By 1890, Joslyn had acquired controlling interest in the company’s stock and began a vigorous expansion campaign. At the time of his death, the Western Newspaper Union, with George Joslyn as its president and general manager, was nationally recognized as the largest newspaper service organization in the world. It operated printing plants and publication offices in 32 prominent cities, six exclusive plate foundries, the largest publication plant in the city of Chicago, 17 wholesale paper houses, and pulp and paper mills in northern Wisconsin. George Joslyn was the richest man in Nebraska.
When associates suggested he move his business headquarters East, George answered that his money had been “made in Omaha and it would be spent in Omaha.” The Joslyns loved their adopted city and actively supported community projects, toward which it is estimated they gave more than $7 million. They gave generously to the University of Omaha, and among their many charities were the Humane Society, the Old People’s Home, and the Child Saving Institute. They often opened their home, Lynhurst (dubbed “Joslyn Castle” by Omahans because of its grand, baronial style), to parties of underprivileged and orphaned children. Their only child died in infancy, so they raised a foster daughter, Violet, as their own.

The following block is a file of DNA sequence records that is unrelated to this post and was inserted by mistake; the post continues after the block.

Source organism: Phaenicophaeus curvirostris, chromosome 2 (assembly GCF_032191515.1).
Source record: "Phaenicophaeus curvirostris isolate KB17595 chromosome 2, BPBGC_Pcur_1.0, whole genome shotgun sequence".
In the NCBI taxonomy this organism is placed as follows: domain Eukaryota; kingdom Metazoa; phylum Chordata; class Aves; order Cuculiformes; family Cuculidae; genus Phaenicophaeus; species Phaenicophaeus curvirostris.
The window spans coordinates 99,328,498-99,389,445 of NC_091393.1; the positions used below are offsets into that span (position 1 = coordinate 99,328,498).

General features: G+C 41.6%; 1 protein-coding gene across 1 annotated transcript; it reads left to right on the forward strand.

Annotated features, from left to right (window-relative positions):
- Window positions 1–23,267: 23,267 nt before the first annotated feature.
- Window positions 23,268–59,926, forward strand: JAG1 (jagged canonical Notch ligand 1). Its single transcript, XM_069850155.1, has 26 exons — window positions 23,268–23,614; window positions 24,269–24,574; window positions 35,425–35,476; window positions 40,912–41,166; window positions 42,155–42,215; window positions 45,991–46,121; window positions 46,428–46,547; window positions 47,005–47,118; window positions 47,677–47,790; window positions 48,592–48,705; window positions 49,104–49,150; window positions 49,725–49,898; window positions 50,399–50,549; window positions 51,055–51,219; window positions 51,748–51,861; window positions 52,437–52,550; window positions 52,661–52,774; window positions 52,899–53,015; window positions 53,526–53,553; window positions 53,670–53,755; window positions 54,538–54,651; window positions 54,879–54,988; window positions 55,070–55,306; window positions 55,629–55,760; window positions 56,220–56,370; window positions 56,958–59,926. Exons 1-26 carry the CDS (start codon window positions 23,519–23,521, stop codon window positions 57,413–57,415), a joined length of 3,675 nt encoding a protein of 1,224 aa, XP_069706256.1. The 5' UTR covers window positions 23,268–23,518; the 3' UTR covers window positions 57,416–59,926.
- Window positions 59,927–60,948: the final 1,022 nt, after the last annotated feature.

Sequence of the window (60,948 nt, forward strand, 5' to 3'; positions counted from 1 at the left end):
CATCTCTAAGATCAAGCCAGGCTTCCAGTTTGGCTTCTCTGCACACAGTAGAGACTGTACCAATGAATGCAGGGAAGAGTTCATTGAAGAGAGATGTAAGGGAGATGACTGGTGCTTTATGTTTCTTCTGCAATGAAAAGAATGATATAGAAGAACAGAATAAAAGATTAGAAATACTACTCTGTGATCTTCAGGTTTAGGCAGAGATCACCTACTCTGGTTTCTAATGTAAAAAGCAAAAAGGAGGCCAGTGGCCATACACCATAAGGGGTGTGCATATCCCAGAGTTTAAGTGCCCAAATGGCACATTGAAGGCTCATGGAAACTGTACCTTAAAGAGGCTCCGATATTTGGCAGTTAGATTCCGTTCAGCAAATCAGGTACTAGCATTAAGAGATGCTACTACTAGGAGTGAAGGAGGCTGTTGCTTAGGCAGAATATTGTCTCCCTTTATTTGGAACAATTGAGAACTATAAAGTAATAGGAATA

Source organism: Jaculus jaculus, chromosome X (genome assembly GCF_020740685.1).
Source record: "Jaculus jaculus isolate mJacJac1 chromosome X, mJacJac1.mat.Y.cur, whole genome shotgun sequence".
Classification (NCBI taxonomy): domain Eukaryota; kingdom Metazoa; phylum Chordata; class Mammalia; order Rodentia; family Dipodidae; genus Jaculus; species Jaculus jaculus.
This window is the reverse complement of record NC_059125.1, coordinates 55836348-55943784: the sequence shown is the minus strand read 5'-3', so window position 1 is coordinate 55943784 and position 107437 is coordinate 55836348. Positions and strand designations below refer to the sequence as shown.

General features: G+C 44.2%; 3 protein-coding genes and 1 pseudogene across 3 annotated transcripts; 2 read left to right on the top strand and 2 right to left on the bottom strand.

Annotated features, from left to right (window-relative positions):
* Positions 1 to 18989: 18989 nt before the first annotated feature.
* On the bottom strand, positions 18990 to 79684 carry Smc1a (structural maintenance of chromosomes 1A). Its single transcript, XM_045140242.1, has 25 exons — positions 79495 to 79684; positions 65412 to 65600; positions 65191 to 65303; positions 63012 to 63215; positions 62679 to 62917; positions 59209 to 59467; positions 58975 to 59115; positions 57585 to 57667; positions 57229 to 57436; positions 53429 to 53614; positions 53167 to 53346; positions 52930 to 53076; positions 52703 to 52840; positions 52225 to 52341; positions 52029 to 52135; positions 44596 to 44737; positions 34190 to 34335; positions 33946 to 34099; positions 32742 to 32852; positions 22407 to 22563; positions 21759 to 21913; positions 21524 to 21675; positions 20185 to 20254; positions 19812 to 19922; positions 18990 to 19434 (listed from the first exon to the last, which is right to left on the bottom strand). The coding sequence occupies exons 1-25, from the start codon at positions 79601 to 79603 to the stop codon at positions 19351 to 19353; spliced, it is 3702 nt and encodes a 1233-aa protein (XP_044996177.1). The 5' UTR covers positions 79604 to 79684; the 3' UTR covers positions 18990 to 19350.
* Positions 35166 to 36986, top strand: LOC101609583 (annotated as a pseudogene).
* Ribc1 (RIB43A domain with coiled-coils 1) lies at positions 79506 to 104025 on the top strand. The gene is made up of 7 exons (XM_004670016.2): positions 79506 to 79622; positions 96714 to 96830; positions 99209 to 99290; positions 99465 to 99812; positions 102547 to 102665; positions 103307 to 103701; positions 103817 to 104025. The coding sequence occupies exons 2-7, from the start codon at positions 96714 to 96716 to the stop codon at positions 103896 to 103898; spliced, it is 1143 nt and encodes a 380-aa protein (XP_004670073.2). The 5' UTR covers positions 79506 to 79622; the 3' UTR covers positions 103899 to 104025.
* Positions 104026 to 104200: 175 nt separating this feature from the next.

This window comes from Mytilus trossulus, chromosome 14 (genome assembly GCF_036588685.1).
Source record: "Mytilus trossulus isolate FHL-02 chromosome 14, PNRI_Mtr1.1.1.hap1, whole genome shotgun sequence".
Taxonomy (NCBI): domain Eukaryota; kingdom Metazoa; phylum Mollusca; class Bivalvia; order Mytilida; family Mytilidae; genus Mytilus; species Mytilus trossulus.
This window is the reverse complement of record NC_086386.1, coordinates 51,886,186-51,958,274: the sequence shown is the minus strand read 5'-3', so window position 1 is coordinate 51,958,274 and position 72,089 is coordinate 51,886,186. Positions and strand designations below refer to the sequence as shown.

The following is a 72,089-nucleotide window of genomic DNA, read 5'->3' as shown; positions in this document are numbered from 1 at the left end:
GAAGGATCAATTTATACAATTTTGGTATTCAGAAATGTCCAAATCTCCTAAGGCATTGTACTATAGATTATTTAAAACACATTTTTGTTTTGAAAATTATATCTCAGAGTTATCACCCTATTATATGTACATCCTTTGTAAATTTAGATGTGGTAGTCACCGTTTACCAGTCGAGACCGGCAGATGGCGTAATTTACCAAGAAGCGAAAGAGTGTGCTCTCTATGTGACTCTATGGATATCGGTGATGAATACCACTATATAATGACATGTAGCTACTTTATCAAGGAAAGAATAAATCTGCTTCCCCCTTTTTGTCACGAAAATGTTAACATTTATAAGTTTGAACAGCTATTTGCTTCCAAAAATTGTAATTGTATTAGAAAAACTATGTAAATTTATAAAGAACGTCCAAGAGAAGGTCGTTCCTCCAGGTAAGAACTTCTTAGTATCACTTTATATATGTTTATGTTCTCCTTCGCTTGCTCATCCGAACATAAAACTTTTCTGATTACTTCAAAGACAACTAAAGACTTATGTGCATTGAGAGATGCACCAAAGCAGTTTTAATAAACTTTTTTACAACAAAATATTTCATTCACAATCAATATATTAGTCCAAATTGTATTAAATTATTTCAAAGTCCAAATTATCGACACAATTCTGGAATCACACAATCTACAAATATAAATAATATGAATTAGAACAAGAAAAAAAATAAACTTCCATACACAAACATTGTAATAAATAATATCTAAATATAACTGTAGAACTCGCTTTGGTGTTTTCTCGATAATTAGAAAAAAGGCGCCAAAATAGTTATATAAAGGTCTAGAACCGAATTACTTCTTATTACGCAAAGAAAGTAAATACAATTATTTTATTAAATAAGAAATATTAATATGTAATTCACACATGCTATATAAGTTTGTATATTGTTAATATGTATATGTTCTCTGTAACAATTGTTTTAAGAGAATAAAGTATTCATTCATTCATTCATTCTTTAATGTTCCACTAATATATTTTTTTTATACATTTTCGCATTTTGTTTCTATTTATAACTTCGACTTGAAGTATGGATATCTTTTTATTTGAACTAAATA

After her husband’s death, Mrs. Joslyn devoted herself to creating a memorial that would perpetuate their shared interests in music and art, as well as benefit the greatest number of people possible. She decided to build a concert hall surrounded with art galleries. When it opened on November 29, 1931, the new museum received several private collections as gifts, as well as collections from the Art Institute of Omaha and the Friends of Art.